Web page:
Adding SQL Search to Azure Data Studio

There are a limited number of extensions available for Azure Data Studio (ADS), but one that came out early is SQL Search. This is highlighted as a recommended extension from Microsoft. Redgate worked with them early on in the lifecycle of the product to get this extension working, including helping spec out the APIs for interaction with ADS.

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My extensions pane is on the right, so my details are on the left. There’s a description of SQL Search as well as a link to install the extension. As with most extensions, the link takes you to a download page. For SQL Search, this is a Redgate Foundry page with a few builds. I picked the public one.

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Installing extensions is basically using File | Install Extensions from VSIX and picking the downloaded file. You need to approve the extension and then reload once it’s installed. You can see it installed if you re-open the extensions pane.

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Using SQL Search

To use this extension, you can use the CTRL+Shift+P command to bring up the command palette. When you do this, you get a way to run commands at the top of the ADS window. This is a handy tool that you will use often.

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If we type “SQL S”, we’ll get the SQL Search commands. There is a reindex command and a search command. These are the two items implemented at this time.

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The re-index command will update the SQL Search index with information from the current database connection. If you cannot find an object you need, then you might run the reindex.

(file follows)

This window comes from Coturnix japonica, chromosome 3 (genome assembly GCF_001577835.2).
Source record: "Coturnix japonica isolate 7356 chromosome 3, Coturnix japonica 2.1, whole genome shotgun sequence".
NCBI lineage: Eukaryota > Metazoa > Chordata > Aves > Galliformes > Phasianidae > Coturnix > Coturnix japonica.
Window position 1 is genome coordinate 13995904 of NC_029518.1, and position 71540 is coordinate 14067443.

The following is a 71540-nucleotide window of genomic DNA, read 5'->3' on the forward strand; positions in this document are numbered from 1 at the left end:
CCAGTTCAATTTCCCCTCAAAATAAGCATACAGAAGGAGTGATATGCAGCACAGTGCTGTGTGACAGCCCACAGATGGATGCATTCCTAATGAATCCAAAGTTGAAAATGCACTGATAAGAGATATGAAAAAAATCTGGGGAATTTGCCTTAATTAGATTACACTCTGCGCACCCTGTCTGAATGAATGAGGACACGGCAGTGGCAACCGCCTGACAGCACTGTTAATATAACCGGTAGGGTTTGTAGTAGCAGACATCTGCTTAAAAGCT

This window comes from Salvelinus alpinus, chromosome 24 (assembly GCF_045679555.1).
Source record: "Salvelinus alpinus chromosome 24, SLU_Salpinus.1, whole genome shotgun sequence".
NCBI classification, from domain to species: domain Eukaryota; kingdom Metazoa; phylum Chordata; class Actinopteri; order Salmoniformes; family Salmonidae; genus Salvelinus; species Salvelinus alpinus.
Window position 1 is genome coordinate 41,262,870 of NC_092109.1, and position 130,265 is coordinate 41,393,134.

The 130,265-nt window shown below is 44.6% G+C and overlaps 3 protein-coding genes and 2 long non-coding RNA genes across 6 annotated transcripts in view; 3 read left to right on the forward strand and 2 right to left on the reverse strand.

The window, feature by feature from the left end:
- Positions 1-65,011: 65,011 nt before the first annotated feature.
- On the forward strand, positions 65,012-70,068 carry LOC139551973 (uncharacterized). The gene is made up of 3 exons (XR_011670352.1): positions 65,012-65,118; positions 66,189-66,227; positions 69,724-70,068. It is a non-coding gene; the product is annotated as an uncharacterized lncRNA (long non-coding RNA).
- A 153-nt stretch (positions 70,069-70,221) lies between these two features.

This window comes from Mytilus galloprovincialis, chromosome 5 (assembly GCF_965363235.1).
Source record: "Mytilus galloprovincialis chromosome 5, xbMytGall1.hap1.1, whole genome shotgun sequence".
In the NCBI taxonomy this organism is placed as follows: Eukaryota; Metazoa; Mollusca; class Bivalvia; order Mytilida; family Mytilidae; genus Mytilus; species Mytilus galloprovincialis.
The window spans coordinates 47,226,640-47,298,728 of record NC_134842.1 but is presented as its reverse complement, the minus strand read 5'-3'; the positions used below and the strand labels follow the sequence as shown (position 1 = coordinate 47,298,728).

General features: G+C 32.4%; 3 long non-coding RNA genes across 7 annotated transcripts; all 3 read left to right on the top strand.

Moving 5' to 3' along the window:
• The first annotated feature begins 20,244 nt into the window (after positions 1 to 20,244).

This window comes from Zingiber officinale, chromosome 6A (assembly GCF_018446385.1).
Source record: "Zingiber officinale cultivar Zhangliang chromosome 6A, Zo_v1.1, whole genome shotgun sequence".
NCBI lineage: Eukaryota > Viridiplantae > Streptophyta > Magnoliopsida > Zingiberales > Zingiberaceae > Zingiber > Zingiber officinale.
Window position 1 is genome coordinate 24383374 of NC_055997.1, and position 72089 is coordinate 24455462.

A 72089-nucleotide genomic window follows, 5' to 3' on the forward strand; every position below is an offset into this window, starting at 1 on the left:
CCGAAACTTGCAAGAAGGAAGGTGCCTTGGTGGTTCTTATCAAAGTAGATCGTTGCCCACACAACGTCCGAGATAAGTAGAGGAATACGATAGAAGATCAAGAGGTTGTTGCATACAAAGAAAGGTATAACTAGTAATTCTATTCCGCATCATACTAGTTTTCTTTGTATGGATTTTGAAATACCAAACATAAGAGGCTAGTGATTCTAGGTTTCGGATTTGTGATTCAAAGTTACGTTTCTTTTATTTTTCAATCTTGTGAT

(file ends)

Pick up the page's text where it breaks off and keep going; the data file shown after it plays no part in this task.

The other command allows you to search the database. If we click this one, we get a new edit box at the top of the window. Focus will be in this window, so you can type a term. For me, I know there are a number of items in this database for blogs, so let’s enter that.

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The results will appear in a new tab alongside your currently open tabs.

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The results show me that I have an object name along with the schema and database. We see the type of the object and then the way the object was matched. Next to the object name, there is a circle with an ellipsis. If we click this, we have a couple of choices for what to do with our results.

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We can highlight this object in our object explorer, which will, well, do nothing for me. I suspect that the call from the extension to the servers Object Explorer is flaky. Even if I open the Servers pane and then click “Reveal in Object Explorer”, nothing happens. I see whatever I had opened in the Servers Pane.

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If I close the server pane and instead click View Definition, I get a split pane on the right with the object definition. I can resize this as needed, but this is a view only pane. I can’t edit or execute this code. It’s for reference, which can be helpful when coding, but is of limited use.

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I can  copy this code for another window if I click the start and end places in the search results while holding the Shift key. Then I right click in the window and select Copy.

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This is a limited use extension, but it does allow one to find code quicker than browsing through the Object Explorer. We can keep the search results up as a separate pane, so that we can use this as a pick list if we were looking for all the dependent objects for an object.

One nice touch from ADS is that if you CTRL+Shift+P again, the SQL Search commands appear at the top as recently used items.

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Give SQL Search a try and let us know what you think.

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